Tech Advice for the Next U.S. President: Seattle and Boston Leaders Weigh In

10/21/08Follow @gthuang

Whether it’s John McCain or Barack Obama, what should the new American president do to promote technological innovation and global competitiveness? Computerworld asked a collection of tech luminaries from around the country for their advice, and published their thoughts today. Here are contributions from three info-tech experts in Xconomy cities.

Rick Rashid, senior vice president at Microsoft and head of Microsoft Research, writes, “Over the past 10 to 15 years, there has been a retreat from the successful research investment strategies of the past—strategies that created modern computing and the Internet.” Rashid advises that the new administration “work toward restoring a balanced system of support for long-term basic research in science and technology with a goal of ensuring the future competitiveness of the U.S.” Specifically, he advises that the administration “work with Congress to eliminate or limit [noncompetitive] earmark funding for science, restore the ‘long-term risk-taking’ parts of DARPA to its 1970s/1980s form, and fund the American Competitiveness Initiative.”

Ed Lazowska, professor of computer science and engineering at the University of Washington (and former chairman of the President’s Information Technology Advisory Committee), gives a five-point plan that begins with restoring integrity to U.S. science policy. “It is essential that federal policy benefit from the most complete, accurate and honest scientific and technological information available,” he writes. Lazowska also advises doubling federal investment in fundamental research over the next 10 years, making a “national commitment to science education at all levels,” making the R&D tax credit permanent, and using technology to address the critical challenges of the 21st century. That includes energy independence, climate change, global hunger, national security, and urban infrastructure. “None is optional,” he says.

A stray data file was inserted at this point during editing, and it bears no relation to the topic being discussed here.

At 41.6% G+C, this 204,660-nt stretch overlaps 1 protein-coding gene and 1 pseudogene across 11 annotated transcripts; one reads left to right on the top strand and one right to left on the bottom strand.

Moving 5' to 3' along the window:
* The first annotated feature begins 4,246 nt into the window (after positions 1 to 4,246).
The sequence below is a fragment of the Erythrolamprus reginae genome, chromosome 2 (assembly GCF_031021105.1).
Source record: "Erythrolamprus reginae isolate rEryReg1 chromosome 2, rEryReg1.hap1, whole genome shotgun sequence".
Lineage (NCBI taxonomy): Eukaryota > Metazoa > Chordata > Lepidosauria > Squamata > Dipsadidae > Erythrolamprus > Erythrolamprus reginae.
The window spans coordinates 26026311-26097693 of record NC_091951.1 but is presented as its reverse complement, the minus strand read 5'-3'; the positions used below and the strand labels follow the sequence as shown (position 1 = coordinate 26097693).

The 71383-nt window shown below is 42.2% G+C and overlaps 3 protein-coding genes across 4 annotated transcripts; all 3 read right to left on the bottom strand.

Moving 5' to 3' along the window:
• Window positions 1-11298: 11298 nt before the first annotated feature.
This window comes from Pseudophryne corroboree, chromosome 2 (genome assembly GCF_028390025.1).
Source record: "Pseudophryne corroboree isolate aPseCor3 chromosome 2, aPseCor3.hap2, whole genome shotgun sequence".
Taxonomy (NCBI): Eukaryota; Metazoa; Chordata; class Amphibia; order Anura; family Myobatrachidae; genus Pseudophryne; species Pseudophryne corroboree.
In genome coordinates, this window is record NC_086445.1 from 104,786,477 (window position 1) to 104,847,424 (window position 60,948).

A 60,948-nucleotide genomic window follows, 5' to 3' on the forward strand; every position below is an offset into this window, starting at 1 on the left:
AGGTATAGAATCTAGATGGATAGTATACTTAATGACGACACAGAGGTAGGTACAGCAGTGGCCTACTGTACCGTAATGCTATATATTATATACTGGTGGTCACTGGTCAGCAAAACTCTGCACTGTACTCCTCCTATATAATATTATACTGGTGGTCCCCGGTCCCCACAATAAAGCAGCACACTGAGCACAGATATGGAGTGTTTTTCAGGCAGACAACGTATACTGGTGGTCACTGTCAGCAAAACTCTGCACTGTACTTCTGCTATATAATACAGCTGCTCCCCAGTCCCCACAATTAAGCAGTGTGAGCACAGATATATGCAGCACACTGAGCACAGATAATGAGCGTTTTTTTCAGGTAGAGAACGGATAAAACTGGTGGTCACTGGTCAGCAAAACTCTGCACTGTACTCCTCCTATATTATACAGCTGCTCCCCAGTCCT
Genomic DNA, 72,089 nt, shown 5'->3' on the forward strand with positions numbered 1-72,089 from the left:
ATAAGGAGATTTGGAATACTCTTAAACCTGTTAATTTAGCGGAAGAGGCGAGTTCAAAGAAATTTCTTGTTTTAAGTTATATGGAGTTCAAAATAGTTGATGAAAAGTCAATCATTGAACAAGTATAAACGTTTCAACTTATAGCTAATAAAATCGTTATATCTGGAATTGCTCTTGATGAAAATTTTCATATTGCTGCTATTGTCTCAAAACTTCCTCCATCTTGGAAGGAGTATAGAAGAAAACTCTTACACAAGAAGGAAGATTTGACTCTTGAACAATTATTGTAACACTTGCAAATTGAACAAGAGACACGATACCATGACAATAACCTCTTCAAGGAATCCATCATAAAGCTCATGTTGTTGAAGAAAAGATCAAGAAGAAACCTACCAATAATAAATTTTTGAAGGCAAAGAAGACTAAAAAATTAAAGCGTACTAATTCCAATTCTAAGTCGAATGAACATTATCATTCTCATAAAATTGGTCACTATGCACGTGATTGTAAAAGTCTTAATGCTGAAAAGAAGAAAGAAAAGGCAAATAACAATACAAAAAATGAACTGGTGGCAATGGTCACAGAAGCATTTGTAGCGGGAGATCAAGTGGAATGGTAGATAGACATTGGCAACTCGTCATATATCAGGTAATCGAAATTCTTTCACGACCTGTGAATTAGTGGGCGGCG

Victor Zue, director of the MIT Computer Science and Artificial Intelligence Laboratory (and advisor to the U.S. Department of Defense and National Science Foundation), writes, “Advances in information technology and computer science…are the primary force that powers our economy.” Achievements like the Internet, mobile communication, and user interfaces “typically originated from university research and often took more than a decade to realize a $1 billion market.” So Zue says the new administration should “significantly increase its budget for long-term, fundamental research, e.g., by doubling the NSF budget annually for the next four years. We must invest in educating the next generation of [information technology] professionals.”

Gregory T. Huang is Xconomy's Deputy Editor, National IT Editor, and the Editor of Xconomy Boston. You can e-mail him at gthuang@xconomy.com or call him at 617-252-7323. Follow @gthuang

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